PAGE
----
Restaurants are in danger — that is the message that the National Restaurant Association is communicating to Congress through an open letter sent Tuesday (Aug 24) regarding the threat that the delta variant poses. The letter relays findings of the association’s recent survey of restaurant customers, finding that many have stopped going to restaurants, and that people are switching to more socially distanced options.
“For an industry that requires a ‘full house’ every evening to make a profit, this is a dangerous trend,” reads the letter. “The small gains that our industry has made toward financial security are in danger of being wiped out, dashing the hopes of communities, entrepreneurs and consumers nationwide.”
The association asked Congress, consequently, to replenish the Restaurant Revitalization Fund (RRF), providing relief to the applications that it was not able to get to in the first round.
Earlier this year, Congress passed the RRF, which allotted $28.6 billion to provide relief for restaurants impacted by the pandemic. The program was swamped with restaurants in need, closing the application window earlier than expected and leaving many requests unanswered.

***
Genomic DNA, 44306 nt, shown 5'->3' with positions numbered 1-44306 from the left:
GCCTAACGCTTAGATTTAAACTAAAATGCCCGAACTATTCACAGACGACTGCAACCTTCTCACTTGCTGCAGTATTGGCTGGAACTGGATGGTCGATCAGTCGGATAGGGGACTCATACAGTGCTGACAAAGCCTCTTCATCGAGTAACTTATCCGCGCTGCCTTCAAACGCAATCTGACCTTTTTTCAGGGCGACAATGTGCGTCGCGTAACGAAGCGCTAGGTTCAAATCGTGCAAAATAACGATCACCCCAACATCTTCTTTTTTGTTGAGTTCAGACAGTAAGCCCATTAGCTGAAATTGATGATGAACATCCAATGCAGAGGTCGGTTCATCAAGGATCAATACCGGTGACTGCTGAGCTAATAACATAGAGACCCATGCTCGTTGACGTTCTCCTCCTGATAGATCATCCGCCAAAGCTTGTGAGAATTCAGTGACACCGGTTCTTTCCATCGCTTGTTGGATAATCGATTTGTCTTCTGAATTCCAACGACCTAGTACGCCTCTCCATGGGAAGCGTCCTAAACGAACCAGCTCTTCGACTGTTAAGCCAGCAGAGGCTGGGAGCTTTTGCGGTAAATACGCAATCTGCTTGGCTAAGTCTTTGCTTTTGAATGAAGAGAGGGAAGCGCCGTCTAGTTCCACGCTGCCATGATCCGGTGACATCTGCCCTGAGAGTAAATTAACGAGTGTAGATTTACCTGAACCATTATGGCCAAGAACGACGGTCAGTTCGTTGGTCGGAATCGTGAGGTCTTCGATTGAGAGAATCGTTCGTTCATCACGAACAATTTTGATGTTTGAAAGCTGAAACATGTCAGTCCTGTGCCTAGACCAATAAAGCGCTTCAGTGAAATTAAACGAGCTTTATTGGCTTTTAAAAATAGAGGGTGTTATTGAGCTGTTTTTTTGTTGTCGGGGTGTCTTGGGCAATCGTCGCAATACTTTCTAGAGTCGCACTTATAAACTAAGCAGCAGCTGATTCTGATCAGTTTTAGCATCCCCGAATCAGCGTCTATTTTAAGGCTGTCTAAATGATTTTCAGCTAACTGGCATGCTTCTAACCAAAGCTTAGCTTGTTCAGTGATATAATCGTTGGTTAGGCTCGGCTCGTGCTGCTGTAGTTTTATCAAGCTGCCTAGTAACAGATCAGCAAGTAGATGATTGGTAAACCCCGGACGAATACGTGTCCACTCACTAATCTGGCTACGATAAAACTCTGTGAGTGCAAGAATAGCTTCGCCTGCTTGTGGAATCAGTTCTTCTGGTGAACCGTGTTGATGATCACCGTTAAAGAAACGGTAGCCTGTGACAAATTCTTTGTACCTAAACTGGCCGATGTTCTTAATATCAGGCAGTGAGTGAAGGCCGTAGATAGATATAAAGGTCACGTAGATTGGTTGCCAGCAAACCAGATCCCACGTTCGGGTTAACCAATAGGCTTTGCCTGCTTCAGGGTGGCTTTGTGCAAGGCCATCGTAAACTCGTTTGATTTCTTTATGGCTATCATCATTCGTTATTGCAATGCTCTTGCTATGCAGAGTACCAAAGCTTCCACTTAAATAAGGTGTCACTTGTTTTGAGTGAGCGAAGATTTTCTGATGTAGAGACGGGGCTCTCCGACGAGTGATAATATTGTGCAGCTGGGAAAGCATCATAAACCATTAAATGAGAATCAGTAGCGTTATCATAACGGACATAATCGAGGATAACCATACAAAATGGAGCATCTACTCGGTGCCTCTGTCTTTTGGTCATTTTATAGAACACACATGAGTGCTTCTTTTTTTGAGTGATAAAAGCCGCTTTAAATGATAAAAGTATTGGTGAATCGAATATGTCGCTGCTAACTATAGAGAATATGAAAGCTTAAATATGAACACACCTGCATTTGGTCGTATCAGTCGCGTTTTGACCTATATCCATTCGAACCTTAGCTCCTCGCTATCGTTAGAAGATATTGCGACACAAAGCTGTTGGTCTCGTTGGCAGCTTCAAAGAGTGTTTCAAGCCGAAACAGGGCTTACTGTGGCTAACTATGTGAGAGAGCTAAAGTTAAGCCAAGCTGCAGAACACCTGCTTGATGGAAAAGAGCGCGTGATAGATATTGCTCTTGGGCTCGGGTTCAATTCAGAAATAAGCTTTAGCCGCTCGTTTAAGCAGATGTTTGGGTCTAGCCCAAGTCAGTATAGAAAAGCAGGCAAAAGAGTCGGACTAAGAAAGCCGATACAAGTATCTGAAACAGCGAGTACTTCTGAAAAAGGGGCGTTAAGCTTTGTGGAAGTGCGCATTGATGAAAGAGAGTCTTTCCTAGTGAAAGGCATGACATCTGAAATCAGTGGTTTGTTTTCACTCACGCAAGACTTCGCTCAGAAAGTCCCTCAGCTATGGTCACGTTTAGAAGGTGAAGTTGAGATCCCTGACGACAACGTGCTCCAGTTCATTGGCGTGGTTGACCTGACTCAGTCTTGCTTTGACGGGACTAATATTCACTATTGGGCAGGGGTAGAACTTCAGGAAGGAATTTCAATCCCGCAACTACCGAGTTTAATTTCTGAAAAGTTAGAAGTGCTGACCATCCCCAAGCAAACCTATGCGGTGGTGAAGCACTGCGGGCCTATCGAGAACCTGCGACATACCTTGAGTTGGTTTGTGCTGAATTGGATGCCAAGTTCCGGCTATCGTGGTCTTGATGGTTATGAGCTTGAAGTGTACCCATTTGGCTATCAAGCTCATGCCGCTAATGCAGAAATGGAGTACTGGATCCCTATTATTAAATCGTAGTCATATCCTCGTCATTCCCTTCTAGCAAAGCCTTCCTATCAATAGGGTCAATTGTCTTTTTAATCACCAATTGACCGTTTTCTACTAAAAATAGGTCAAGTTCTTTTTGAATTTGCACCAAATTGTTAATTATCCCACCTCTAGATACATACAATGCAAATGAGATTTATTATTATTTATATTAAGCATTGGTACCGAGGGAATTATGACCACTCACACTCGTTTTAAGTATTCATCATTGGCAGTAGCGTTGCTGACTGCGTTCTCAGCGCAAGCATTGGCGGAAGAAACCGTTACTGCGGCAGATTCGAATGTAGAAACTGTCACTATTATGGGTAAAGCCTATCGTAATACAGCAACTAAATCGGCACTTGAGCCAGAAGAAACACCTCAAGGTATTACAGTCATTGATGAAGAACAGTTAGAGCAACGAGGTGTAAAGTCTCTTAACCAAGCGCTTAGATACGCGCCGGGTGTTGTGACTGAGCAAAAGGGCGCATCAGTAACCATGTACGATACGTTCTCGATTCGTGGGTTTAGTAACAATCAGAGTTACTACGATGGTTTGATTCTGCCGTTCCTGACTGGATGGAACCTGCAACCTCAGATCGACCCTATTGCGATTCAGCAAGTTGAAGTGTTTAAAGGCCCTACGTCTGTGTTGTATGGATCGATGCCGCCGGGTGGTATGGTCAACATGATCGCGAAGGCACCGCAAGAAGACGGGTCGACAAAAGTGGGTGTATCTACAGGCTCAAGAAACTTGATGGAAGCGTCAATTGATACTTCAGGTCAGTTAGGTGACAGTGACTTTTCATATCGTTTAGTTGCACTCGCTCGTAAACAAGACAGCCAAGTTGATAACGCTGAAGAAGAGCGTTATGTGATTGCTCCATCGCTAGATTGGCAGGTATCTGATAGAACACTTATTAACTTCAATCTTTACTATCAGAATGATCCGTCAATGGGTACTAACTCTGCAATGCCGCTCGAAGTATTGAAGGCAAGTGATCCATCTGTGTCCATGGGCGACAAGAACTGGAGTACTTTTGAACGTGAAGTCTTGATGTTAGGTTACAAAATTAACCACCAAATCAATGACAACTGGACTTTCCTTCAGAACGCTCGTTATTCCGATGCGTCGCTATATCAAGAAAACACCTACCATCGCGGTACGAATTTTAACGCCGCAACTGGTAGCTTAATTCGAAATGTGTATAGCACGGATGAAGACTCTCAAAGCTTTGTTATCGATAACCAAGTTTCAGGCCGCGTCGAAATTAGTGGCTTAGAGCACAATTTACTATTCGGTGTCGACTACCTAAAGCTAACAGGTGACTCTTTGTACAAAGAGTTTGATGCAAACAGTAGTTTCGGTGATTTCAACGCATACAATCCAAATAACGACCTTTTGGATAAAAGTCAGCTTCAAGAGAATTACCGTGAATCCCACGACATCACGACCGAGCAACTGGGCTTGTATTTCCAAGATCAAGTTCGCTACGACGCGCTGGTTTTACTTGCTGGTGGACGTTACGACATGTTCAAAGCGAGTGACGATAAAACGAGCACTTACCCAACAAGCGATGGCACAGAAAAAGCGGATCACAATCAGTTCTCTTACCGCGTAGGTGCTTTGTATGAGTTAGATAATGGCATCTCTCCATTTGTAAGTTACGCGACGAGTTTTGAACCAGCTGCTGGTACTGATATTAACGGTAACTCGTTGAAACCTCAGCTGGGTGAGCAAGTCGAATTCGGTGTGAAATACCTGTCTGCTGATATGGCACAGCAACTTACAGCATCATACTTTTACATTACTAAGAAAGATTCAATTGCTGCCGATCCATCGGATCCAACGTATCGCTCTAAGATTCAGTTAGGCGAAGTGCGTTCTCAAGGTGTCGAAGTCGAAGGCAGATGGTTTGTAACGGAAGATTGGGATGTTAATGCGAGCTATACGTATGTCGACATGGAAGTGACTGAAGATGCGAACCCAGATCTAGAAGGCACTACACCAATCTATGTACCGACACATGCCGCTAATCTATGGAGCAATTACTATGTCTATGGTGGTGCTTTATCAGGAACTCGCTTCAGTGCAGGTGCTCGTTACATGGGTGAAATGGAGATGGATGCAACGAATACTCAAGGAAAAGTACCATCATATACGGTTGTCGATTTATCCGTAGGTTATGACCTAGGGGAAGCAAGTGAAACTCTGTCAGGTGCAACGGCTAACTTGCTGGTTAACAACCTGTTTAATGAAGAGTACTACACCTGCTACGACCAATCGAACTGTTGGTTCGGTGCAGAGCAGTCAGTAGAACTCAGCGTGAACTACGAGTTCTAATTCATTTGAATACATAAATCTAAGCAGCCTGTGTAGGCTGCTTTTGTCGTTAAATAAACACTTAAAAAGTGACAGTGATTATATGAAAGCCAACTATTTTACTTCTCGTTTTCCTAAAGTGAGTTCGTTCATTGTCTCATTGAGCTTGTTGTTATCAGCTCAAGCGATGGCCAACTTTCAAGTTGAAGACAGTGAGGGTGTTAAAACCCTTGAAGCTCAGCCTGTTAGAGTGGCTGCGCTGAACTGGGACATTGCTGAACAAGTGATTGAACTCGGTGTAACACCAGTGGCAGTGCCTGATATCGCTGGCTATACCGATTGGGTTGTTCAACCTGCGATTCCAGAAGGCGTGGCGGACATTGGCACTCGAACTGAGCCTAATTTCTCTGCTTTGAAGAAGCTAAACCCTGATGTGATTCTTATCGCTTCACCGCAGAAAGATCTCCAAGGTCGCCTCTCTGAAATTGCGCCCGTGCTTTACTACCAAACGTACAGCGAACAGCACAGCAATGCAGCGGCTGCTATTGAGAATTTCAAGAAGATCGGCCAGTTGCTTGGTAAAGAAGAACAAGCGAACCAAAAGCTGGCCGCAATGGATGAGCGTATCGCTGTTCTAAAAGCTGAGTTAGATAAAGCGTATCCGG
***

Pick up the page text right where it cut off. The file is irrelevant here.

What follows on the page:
What The Data Are Saying
Research from PYMNTS’ Main Street Business Health Index has found that restaurants are something of a litmus test for the recovery of a community. The study found that two-thirds of Main Street small to medium-sized businesses (SMBs) see the ability to open restaurants at full capacity as “very” or “extremely” important in enabling their community to get back to normal.
Related news: To See What ‘Normal’ Looks Like, Watch Main Street SMBs
However, we are not there yet. Around 72 percent of SMBs expect more temporary closures throughout the remainder of 2021, 88 percent expect to apply for at least one more loan in that time, and 95 percent expect changes to the physical space such as social distancing measures and outdoor spaces to remain at least partially in effect.
What the Experts Are Saying
With the rise in COVID-19 cases, the future remains uncertain for restaurant owners and operators, with risks both from consumers’ fears about the virus and from the possible consequences of both requiring and not requiring vaccination proof.
“There’s a lot of anxiety,” Andrew Robbins, co-founder and CEO at SaaS customer experience management solutions provider Paytronix, told Karen Webster in a recent interview, discussing the current climate among restaurant operators. “There’s anxiety from putting your frontline staff at risk, and you can put them at risk because of the delta variant. You can also put them at risk trying to enforce this stuff.”